Kingsley Ward - Founder of Rockfield Studios, Autumn 2000

10 Feb 2004

rockfield, where dreams come true, and the likes of oasis, black sabbath, coldplay and queen have made some magic. kingsley ward, in this insight, grants his first and last ever interview.

Understatement: rockfeedback has an exclusive with this interview, readers. Kingsley Ward, half of the original partnership with his brother Charles, has ensured that Rockfield Studios have produced some of the true great records of our time. As well as the true great records of the past. However, he has made it amongst some of his priorities in running the studios to dismiss interviews from journalists. This decision has been made with the intent of respecting the privacy of the artists that have recorded in the Monmouthshire countryside-based buildings.

Rockfield Studios, Monmouthshire, Wales

However, with a lot of begging, bribing and bellowing, Kingsley caved in and let us chat to him for half an hour about the Rockfield empire. Since they opened, the residential studios have been used by Catatonia, Manic Street Preachers as well as New Order - and that was just during the 90s, when there was a consecutive run of seven albums produced in Rockfield that all reached the number one spot. If we're talking about the twenty years before that, well there was Queen, Robert Plant, Black Sabbath, Simple Minds, Hawkwind, Del Shannon, The Waterboys... Need we go on?

The reason why so many great artists have chosen to work here is hilariously simple - the surrounding scenery is beautiful, the ambience relaxed and the living quarters and equipment of the highest quality. The Bluetones commented on their stay at Rockfield with the highest respect to both the studios and Kingsley, who they feel is a genuine rock and roll survivor, rich in character and enthusiasm, even after forty years in the business. The Super Furry Animals decided to write a song about their recording time there, however. Predictably bizarrely, they preferred to sing about the content of the studio's meals, which under the song's title of 'Guacamole' claimed that the cooks at the studio enjoyed putting the such on every plate of grub served there. Hmm. Well, whether dollops of guacamole are splashed on to all plates for teatime or not is still to be confirmed. But, for the meantime, read about how this man created one of the world's greatest rock institutions, how it has progressed and what its future entails...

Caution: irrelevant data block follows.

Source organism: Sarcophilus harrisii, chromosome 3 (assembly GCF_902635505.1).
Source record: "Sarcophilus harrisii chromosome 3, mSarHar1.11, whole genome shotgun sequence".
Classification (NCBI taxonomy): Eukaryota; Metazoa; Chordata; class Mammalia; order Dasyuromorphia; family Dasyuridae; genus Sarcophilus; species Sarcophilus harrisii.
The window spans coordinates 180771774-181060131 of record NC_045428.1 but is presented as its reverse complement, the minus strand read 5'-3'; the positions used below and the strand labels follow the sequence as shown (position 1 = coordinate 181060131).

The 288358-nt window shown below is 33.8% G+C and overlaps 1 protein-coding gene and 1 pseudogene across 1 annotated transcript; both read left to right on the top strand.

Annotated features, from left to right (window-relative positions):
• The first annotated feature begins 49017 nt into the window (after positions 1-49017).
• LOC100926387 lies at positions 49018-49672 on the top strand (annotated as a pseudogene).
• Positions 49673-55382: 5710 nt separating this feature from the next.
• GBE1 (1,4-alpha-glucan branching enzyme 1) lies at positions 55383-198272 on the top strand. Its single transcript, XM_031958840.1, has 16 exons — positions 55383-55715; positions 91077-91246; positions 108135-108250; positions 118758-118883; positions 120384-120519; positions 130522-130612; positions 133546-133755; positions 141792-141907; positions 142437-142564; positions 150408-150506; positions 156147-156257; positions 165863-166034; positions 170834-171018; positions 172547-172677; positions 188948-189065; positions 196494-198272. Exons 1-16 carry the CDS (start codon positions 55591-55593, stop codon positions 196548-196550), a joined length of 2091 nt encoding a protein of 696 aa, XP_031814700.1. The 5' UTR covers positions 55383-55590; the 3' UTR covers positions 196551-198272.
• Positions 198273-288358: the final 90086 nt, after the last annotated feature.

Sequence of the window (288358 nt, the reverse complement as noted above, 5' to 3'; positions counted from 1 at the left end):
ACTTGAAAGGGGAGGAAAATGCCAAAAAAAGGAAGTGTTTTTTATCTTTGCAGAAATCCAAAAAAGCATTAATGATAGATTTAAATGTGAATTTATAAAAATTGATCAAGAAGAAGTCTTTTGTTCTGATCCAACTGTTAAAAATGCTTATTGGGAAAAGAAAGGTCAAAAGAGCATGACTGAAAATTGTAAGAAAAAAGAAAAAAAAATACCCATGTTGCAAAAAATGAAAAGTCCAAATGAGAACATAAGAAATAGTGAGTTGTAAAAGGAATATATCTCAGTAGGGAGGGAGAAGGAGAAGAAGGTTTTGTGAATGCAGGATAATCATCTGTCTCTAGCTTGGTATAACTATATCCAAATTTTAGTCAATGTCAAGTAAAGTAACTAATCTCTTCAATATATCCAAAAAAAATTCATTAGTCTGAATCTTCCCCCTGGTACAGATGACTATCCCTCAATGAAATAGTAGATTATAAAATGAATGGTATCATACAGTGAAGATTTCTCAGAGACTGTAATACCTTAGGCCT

What age were you when you first became interested in music?

'Ah well, when you're taught piano when you're very young like I was at the age of eight, your interests develop then. Charles, my brother, also started playing the piano when we were about seven or eight, but we got into modern music, rock music, when we were about 17 or 18.'

What were the first kinds of bands that you took an interest in?

'That's the thing - there were no bands. The Americans were the ones that were leading the way at the time; Elvis Presley, Jerry Lee Lewis, Little Richard and Chuck Berry and all these sorts of people. There weren't really groups - just solo artists. The first bands I remember were American, such as The Ventures and Jerry & The Hurricanes. With their arrival, loads of singing bands like The Platters came out and they were, once again, all American really! Most of the bands starting up in the 60s must have consisted of members that were about 18-20 years old and they would have been brought up in the late 50s so they would have heard all of these American people and be influenced by them. That's the reason why The Beatles did covers by people such as Chuck Berry.'

Were you in a band yourself?

'We (Charles and I) were in one of the first rock bands in Wales. It must have been around 1960 and there were really no other groups. We went under a couple of names like the Charles Kingsley Combo and then we got a record deal in America under the name of The Thunderbolts, which made us back out of marketing and the UK. We recorded with some great people, but we didn't sell any records! One of our lives' greatest failures, but it only inspired us to get going! The only British band at the time was probably The Shadows, but we didn't want to be like them - we wanted to be more like the American acts. My brother wrote the songs and I covered the business side of things.'

When and how did Rockfield Studios start up, then?